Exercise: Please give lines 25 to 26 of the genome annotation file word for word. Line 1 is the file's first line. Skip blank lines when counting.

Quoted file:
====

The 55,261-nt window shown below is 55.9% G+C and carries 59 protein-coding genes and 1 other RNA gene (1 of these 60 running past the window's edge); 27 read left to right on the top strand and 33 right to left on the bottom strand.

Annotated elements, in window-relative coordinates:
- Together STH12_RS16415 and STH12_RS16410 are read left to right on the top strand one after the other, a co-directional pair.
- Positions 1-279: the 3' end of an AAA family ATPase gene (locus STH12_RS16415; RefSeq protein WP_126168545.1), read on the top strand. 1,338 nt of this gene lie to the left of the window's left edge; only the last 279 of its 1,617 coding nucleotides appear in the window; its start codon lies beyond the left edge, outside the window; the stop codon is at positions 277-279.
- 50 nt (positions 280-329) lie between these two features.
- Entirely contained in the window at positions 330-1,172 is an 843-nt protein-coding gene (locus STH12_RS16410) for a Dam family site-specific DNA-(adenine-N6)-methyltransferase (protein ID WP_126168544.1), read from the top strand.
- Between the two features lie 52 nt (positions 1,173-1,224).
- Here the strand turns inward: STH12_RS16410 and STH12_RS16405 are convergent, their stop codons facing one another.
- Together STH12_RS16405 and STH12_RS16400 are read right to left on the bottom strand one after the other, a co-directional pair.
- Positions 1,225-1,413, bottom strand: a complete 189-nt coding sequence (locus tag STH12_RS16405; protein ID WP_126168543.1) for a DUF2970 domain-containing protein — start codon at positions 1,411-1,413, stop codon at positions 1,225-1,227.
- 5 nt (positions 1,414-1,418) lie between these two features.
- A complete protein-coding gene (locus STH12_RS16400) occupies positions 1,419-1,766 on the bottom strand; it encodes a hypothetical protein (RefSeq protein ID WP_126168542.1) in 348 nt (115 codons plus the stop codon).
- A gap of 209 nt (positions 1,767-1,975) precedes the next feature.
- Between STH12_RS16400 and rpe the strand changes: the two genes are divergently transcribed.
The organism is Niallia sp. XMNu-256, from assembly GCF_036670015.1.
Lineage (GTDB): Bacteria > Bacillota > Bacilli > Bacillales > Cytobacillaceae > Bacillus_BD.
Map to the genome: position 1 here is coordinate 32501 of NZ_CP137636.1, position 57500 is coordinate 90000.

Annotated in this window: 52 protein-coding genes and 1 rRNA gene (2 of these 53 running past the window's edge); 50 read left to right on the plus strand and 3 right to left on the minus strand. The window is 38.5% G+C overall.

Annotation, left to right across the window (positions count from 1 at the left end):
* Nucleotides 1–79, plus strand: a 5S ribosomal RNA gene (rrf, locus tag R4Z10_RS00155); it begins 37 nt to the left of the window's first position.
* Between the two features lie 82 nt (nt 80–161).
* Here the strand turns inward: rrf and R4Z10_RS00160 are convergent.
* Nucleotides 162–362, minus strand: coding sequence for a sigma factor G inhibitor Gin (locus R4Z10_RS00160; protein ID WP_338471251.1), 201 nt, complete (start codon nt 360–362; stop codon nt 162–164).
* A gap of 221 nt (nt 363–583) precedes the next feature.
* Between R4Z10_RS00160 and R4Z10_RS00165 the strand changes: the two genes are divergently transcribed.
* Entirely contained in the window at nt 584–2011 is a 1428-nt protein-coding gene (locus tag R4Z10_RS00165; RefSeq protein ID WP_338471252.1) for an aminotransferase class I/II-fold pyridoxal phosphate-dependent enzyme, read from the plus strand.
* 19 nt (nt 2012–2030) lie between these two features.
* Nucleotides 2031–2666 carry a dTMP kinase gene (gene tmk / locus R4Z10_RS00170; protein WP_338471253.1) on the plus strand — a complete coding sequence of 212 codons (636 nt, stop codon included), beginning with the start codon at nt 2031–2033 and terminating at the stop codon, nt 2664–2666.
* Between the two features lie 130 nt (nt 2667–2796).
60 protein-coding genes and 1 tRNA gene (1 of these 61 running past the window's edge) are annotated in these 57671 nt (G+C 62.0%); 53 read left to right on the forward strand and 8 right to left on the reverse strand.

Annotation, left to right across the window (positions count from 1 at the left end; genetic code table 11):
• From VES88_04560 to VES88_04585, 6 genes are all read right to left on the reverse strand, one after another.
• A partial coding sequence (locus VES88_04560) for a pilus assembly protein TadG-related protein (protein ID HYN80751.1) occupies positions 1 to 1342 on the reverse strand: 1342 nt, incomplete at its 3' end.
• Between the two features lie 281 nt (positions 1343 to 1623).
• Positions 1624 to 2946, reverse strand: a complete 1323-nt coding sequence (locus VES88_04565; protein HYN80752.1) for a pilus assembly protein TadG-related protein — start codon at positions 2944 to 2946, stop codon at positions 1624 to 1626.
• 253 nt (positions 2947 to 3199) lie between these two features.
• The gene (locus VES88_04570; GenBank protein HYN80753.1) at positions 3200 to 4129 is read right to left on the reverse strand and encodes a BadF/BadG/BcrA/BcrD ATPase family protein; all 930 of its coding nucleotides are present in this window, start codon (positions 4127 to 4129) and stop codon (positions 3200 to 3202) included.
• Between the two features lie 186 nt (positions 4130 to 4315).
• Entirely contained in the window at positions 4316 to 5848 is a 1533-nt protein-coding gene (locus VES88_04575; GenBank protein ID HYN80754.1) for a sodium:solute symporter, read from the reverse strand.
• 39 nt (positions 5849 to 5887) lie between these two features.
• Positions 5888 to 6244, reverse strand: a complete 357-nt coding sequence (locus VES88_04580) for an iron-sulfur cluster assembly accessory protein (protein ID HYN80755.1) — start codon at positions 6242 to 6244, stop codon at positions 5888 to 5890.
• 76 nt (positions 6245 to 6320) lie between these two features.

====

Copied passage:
* Between R4Z10_RS00160 and R4Z10_RS00165 the strand changes: the two genes are divergently transcribed.
* Entirely contained in the window at nt 584–2011 is a 1428-nt protein-coding gene (locus tag R4Z10_RS00165; RefSeq protein ID WP_338471252.1) for an aminotransferase class I/II-fold pyridoxal phosphate-dependent enzyme, read from the plus strand.